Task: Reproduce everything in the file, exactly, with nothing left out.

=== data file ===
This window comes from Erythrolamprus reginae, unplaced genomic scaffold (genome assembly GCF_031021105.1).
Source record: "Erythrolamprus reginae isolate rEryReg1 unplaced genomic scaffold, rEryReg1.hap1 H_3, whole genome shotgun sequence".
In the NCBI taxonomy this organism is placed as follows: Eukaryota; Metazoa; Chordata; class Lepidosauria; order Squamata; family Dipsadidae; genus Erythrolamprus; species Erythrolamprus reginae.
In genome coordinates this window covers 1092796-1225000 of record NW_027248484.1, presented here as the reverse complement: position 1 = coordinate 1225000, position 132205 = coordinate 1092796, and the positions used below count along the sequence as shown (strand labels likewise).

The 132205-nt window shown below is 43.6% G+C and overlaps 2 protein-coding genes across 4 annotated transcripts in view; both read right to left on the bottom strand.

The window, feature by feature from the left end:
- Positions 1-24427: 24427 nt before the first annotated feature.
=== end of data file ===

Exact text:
This window comes from Erythrolamprus reginae, unplaced genomic scaffold (genome assembly GCF_031021105.1).
Source record: "Erythrolamprus reginae isolate rEryReg1 unplaced genomic scaffold, rEryReg1.hap1 H_3, whole genome shotgun sequence".
In the NCBI taxonomy this organism is placed as follows: Eukaryota; Metazoa; Chordata; class Lepidosauria; order Squamata; family Dipsadidae; genus Erythrolamprus; species Erythrolamprus reginae.
In genome coordinates this window covers 1092796-1225000 of record NW_027248484.1, presented here as the reverse complement: position 1 = coordinate 1225000, position 132205 = coordinate 1092796, and the positions used below count along the sequence as shown (strand labels likewise).

The 132205-nt window shown below is 43.6% G+C and overlaps 2 protein-coding genes across 4 annotated transcripts in view; both read right to left on the bottom strand.

The window, feature by feature from the left end:
- Positions 1-24427: 24427 nt before the first annotated feature.